Player development is a key with the Tampa Bay Lightning organization and it's been stated more than once that success needs to be taught at all levels of the game. The Lightning are having an off-year with injuries depleting the roster and it puts more weight on success elsewhere in the system because their assets are who will be called up to substitute for starters at the NHL level. It's even possible those recalls will replace those roster members sooner rather than later with thanks to transactions or free agency.
For a casual fan watching the Bolts, it may stop at just knowing a minor-leaguer needs to be called up and there's no telling how they'll do in the big game. Heck, I have friends who wrote off 2013-14 due to the fact a bunch of career minor-leaguers were going to be relied upon after Steven Stamkos broke his leg. What goes on below the NHL level doesn't mean much at all, and yet it's because of how much the organization devoted itself to honing skilled players at all levels of the game that the skill and vital cogs made it to the NHL and became assets to the Lightning lineup (or became trade assets).
While Tampa Bay continues to have organizational assets playing with the Syracuse Crunch - Slater Koekkoek, Anthony DeAngelo, Matthew Peca, Joel Vermin, and Kristers Gudlevskis just to name a few -- there's a problem that's festered and grown: Less of a competitive drive and the direction of the Crunch. The wrong mentality is hovering over Syracuse that seems to vacate the task of accomplishment and achievement. Those goals have morphed into the style that more casual Lightning fans would expect from a minor leaguer: Players simply waiting for recall to the NHL.
The Crunch is listed as a .500 team if you don't count games that go beyond regulation (10-10). They have 3 overtime losses and a shootout loss to add to that. They're also 6th place in the 7-team North Division, 10 points ahead of the last-place Binghamton Senators but a general lower-middling place in the AHL.
There have been the recalls by the Lightning from Syracuse that can be cited as another reason there could and would be any issue with the Crunch - taking their top guys away to solve depth issues with the Bolts, but organizational depth is so often crowed about - the number of guys able to fill in - to just write things off with underachievement in Syracuse.
Despite recalls, talent is there. The mentality and drive for success isn't.
Stories of character issues and off-ice shenanigans from with members of the Crunch creep out from time to time, and while young men won't always be of the classy variety, they should be held to account and steered into the right direction by veterans and coaching. Too often, in both rough times and successful days, that seems to be missing with captain Mike Angelidis and coach Rob Zettler. Heck, it seems like it's turned into an annual rite here at Raw Charge from me or Alex (or both) to state there's a need for leaders to step up.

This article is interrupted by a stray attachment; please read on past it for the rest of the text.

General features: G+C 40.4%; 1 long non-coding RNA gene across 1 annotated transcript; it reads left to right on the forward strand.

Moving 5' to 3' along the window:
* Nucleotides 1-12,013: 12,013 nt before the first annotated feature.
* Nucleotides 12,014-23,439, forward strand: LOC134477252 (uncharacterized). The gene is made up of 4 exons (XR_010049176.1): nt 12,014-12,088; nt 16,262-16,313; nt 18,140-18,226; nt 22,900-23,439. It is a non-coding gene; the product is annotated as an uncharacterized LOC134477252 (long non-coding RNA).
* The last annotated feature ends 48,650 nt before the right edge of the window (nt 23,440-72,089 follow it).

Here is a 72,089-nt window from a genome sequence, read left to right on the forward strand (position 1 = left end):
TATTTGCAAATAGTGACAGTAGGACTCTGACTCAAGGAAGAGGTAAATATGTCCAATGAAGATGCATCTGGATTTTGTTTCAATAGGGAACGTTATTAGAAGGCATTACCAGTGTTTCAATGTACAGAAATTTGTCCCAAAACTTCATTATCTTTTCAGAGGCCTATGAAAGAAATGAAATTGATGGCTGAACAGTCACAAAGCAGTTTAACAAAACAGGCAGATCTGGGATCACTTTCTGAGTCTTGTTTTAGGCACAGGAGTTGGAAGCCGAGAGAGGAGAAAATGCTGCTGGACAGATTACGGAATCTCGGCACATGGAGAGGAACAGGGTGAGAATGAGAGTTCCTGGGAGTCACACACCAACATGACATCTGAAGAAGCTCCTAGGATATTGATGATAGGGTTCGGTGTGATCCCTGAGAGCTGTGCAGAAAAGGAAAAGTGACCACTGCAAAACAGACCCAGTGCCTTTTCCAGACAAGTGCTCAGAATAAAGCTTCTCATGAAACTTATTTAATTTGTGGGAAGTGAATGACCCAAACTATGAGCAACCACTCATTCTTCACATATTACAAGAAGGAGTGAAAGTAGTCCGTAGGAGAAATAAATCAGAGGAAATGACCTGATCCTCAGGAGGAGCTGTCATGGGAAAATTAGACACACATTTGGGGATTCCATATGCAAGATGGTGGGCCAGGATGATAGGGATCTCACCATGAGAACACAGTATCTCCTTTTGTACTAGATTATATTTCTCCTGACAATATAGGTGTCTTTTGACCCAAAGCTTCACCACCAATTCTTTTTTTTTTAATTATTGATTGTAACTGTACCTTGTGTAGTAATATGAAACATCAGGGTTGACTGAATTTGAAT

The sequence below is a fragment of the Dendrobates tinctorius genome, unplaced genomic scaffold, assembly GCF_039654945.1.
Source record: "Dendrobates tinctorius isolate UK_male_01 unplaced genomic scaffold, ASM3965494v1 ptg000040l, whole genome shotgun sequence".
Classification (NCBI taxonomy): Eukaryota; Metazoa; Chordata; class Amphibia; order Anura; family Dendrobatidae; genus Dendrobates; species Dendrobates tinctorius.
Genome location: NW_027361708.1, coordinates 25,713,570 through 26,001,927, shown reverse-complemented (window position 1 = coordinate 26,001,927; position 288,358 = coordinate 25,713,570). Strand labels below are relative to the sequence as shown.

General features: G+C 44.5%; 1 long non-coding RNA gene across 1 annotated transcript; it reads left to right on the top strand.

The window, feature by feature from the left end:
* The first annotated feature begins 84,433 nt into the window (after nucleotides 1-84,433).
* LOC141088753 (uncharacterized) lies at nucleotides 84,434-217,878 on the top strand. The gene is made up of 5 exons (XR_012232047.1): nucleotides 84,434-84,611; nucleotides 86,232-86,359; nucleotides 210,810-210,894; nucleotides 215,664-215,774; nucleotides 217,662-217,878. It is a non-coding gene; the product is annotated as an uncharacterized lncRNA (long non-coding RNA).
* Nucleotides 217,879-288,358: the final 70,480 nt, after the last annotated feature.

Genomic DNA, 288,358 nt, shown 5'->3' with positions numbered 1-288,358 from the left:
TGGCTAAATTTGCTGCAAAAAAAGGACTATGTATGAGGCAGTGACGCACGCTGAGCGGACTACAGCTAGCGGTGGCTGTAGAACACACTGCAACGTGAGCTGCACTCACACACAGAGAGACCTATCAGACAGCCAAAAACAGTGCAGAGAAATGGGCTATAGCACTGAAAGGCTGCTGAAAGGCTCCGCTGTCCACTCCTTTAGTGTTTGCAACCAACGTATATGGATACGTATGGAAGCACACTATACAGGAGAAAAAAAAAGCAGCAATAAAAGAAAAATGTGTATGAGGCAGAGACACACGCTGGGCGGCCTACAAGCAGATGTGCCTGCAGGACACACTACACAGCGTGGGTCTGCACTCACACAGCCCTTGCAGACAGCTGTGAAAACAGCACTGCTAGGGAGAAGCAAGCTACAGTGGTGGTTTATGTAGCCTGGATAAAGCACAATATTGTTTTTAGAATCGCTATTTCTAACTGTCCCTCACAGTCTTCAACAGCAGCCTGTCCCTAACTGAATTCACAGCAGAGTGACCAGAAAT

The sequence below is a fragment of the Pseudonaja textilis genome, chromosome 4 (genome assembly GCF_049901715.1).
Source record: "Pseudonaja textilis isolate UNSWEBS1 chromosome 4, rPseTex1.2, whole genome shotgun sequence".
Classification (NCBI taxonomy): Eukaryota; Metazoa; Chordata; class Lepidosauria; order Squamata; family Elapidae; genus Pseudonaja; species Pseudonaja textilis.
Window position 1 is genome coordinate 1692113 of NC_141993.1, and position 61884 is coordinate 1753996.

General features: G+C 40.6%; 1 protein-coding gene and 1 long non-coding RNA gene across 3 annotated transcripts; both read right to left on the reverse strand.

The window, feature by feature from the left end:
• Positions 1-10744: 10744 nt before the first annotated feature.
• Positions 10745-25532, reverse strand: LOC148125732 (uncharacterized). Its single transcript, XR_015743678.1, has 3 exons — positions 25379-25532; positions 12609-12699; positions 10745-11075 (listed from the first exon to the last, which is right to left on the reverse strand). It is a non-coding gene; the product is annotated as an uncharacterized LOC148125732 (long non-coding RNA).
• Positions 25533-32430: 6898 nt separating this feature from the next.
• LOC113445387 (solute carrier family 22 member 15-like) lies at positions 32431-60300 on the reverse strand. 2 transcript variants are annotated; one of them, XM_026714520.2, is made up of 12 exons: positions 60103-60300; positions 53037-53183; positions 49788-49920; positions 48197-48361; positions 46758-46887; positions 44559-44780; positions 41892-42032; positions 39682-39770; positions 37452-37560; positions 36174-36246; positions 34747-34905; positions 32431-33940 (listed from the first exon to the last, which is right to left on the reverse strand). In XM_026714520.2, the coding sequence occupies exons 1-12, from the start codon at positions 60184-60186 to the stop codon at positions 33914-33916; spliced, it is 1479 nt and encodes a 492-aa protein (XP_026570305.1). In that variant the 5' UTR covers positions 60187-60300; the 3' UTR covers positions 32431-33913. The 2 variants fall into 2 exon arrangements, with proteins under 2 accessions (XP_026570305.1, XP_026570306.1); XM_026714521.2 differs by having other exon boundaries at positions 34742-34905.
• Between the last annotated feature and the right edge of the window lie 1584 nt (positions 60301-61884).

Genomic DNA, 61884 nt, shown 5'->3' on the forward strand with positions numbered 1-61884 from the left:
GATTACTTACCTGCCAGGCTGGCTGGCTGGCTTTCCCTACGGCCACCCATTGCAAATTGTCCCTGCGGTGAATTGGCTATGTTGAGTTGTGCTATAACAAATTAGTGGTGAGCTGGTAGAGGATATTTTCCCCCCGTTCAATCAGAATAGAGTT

Leadership starts at the top and the message is sheepish at the moment. Yes, Angelidis spoke up last week regarding accountability but for a lacking of accountability to exist until mid-December there's a problem from the powers-that-be. In fact, the piece might highlight a disagreement in direction with the club. After a loss to Wilkes-Barre/Scranton last week, coach Zettler put the squad through what can be seen as a punishment line-to-line skating test, saying afterward:
"That's not productive. Sometimes as a coach you have to take a breath for a second and figure out what's best for the team and how we can win games and how we can get better,'' Zettler said. "And that's what we're here for, is get better.''
Angelidis' views on the punishment practice were a bit more versed, and not so supportive of the coaching decision:
"I don't think that's what we need right now. I think we need to get our act together, be ready to play and be hungry,'' Angelidis said. "I've been on teams where it's worked in junior. I think this is pro hockey. We need to know what it takes to win, and what it takes to bring it every night. A lot of guys are learning that. You can't just play one game and then take three games off. You have to bring it every night, compete every night. Battle every shift. And then you'll stick around and you'll play pro hockey for a long time. If you don't do that, it's going to be a long road.''
Perhaps it's time for a shuffling of the deck in Syracuse among the elder veterans and coaching staff to kick-start the team drive? A shift that finds some synergy in direction and attitude for the players as people and competitive athletes. A change that prepares for the next class of Lightning prospect arrivals in the AHL late this season (on amateur tryouts) and next season as the prospect class and roster in Syracuse changes with junior class graduates who become pro-eligible. The status-quo largely remaining and mediocrity being accepted isn't the way the organization found success developing prospects between 2010 and 2013. A non-driven, just-wait attitude is also not the type of spirit or attitude you want from players you will rely on for team depth.
It was an organizational rising of the bar with the Norfolk Admirals years ago that led to last season's Stanley Cup Finals berth. Expectations and the bar on team performance in Syracuse should be raised or the results in the future in Tampa are going to be just as middling.